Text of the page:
3 Spizman, Schmitt & Floss 311 trial settlements. Much of that data is proprietary and thus unavailable, and any subset of available data may not be representative. (SS, 2000, p. 43) Ireland also suggests that the focus of the SSF argument emphasizes losses to younger persons in looking at damage awards: For example, they dismiss life contingent aspects of pain and suffering damages by assuming that these injuries were to a younger person. (p. 301) However, we only refer to a person living longer than the 10-year maximum for pain and suffering. This could be a person at 55 living past the age of 65, or a person at 62 living beyond age 72. Nowhere do we attribute this to only a younger person nor do we even mention a younger person. The main contention we have with both Ireland s current comment and Riccardi s (2001) reply is the focus on mortality adjustments to lower the present value of a damage award. The fact remains that during a 50-B hearing (which is independent of a collateral source rule hearing) the economist is not allowed by law (see SSF, p. 307) to use life contingent mortality adjustments. Both Rodgers v. 72nd Street Associates and Desiderio v. Och (also cited in SSF) forbid these types of mortality adjustments and we do not see any case law cited by Ireland or Riccardi to contradict this. We believe the real difference between Riccardi, Ireland and ourselves is how an economist is used during the 50-B hearing itself and the actual purchasing and pricing of an annuity from insurance companies. An annuity must be purchased after a 50-B hearing, unless both sides agree to another type of payment plan. It is during the purchasing of the annuity that insurance companies, when costing out the annuity, will take the life contingent issues into account. This is why the courts in Lieberman v. Perez-Veridiano and Molinari v. City of New York urge the parties to shop the annuity around to obtain the best price. The shopping for an annuity to the specifications of the structure is not part of the 50-B process. Purchasing a life insurance policy, equal to all or some prorated portion of the non-economic damages solves the problem of a plaintiff dying before his life expectancy. An economist with the proper actuary skills can become active in advising attorneys during this shopping process. However, this is not part of the 50-B hearing per se and unless Ireland or Riccardi can cite cases that allow an economist to take life contingency into account during the 50-B hearing, the rulings by courts that disallow it continue to hold. Ireland also introduces the concept of household services as a non-pecuniary award for damages and claims that SS and SSF have generally ignored the life contingent nature of how damages are awarded for household services... (p. 299) In New York State household services are considered economic damages and thus will continue upon the death of the plaintiff. There is no life contingent nature of lost household services. The appellate division of the Supreme Court of New York in Edbauer v. Board of Education of North Tonawanda City School District specifically says plaintiff s loss of household services will not cease upon the death of plaintiff. (p. 1002) Ireland also suggests that we ignored the life contingent nature of pain and suffering. A significant amount of space in SS and SSF is devoted to the actual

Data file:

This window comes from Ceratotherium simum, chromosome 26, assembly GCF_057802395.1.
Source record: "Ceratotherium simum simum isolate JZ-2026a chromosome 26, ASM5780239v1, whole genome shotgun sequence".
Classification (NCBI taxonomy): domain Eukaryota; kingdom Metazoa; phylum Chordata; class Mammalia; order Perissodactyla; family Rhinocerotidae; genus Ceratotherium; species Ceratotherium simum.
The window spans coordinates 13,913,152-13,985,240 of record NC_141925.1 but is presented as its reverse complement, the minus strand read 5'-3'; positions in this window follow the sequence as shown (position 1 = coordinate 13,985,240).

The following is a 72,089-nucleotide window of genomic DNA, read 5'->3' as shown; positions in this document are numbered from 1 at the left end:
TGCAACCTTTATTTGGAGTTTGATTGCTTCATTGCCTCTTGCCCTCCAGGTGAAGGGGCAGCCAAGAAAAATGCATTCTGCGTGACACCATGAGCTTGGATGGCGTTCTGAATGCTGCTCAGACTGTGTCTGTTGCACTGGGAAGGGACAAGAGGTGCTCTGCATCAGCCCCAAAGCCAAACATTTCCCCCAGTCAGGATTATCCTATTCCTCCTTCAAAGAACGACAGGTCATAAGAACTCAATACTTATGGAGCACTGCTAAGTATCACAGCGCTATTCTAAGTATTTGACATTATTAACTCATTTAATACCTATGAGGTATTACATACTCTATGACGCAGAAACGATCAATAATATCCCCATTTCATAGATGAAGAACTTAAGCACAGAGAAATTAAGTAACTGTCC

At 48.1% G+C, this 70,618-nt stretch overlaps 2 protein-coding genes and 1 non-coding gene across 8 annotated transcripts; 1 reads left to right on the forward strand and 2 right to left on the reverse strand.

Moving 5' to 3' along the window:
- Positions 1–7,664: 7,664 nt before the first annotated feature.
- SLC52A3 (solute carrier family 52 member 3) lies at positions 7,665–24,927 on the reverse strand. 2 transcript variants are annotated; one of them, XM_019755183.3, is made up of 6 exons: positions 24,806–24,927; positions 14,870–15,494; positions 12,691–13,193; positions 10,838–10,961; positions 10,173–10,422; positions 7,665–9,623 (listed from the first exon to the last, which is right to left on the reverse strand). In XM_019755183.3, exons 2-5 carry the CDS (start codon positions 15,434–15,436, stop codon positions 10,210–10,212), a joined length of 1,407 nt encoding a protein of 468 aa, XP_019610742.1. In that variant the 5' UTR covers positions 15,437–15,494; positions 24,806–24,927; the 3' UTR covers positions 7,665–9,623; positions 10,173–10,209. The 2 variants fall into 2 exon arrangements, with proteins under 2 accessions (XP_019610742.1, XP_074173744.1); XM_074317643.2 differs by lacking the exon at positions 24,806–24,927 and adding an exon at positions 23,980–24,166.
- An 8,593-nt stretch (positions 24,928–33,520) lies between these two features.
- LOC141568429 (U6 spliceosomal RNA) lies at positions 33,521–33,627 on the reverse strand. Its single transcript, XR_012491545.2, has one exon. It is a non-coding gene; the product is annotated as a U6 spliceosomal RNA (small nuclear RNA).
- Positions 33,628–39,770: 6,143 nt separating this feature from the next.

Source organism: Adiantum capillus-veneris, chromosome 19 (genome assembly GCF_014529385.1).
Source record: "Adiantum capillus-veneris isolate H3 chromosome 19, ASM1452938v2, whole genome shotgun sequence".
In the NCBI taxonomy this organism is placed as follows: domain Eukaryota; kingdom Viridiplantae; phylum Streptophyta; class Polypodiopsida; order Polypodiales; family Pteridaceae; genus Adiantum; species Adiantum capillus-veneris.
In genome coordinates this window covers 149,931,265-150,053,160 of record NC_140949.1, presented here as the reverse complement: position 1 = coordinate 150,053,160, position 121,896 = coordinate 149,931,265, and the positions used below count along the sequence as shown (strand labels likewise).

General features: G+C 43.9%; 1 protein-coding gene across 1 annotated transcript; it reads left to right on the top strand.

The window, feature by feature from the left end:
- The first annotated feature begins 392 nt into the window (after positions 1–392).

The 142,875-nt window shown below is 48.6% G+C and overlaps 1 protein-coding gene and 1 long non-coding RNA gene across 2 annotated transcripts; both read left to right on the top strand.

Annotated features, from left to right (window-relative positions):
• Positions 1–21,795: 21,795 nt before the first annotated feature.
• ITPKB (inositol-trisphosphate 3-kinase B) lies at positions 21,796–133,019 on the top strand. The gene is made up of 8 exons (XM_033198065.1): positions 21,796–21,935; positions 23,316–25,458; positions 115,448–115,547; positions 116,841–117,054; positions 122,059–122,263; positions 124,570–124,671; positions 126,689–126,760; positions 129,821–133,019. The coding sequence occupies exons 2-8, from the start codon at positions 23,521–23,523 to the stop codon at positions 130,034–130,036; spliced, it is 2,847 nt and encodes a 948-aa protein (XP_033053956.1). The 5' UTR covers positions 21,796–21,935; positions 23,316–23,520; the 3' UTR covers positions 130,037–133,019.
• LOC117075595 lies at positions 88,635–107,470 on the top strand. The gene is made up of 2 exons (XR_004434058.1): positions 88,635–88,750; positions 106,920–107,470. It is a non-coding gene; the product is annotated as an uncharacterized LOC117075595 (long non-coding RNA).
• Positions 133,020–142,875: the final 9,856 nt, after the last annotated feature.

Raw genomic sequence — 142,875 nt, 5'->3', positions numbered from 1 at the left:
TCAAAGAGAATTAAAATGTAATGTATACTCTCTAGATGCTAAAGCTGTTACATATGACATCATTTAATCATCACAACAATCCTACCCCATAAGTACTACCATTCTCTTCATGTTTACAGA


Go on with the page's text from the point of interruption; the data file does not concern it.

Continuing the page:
4 312 JOURNAL OF FORENSIC ECONOMICS legislation limits on pain and suffering awards to a 10-year payout, even if the jury stipulates a longer payout. The intent of this truncation was to offset the life contingent nature of pain and suffering awards. In fact, this limitation to an arbitrary 10 years in most cases over-adjusts for life contingency and creates a pro-plaintiff not pro-defense bias. Ireland also suggests that SS and SSF ignore attorney fees in our estimates of overcompensation. The entire 50-B process is to determine attorney fees so it would be impossible to ignore them. Nevertheless, our definition of overcompensation (50-B relative to present value) does not consider disbursements of any type. Jury verdicts, not jury-verdicts-net-disbursements, are what are usually reported. Nevertheless, in SS we discussed how attorneys will report the gross amount of an award versus the discounted amount. The collateral source rule in New York is very complicated and could be a research project itself. In both SS and SSF we mentioned the offsetting aspects of this rule but this rule is not the focus of the original paper. SS dealt with Civil Practice Law & Rules (CPLR and ) articles 50(a) and 50(b). We are unsure what Riccardi s current comment on CPLR 4545 has to do with SS or SSF beyond the offset we already discussed. The collateral source rule and any subsequent collateral source hearings (which are independent of a 50-B hearing) are very complex. New York first dealt with this issue with regard to the perceived medical malpractice crisis in Oden v. Chemung County has an excellent review of the legislative history of collateral source rules in New York. It also discusses how the collateral source must correspond only to the specific economic damages awarded by the jury, not the aggregate economic damage. Thus, if the jury does not award damages for lost pensions but awards damages of $1 million for lost earnings and the plaintiff receives a pension for $1 million (that would normally be considered a collateral source) there is no offset. (See also Hayes v. Normandie.) Shue v. Red Creek Central School District, further supports this: The damages awarded for economic loss in the instant case, however, compensated plaintiff and the children not only for lost earnings, but also for loss of household services and parental guidance resulting from decedent s death. Absent an itemized verdict specifying the amount assigned to each element of loss, there is no direct correspondence between the award for economic loss and the Social Security survivor benefits to which plaintiff and the children are entitled. (pp ) As the above discussion indicates the collateral source rule in New York is very complicated and could be a research project itself. In both SS and SSF we mentioned the offsetting aspects of this rule but this rule is not the focus of the original paper. Riccardi correctly points out other changes to medical, dental or podiatric malpractice actions commenced on or after July 25, This change was discussed on page 303 in SSF. For a detailed discussion of these changes see Moore and Gaier (2003a, 2003b)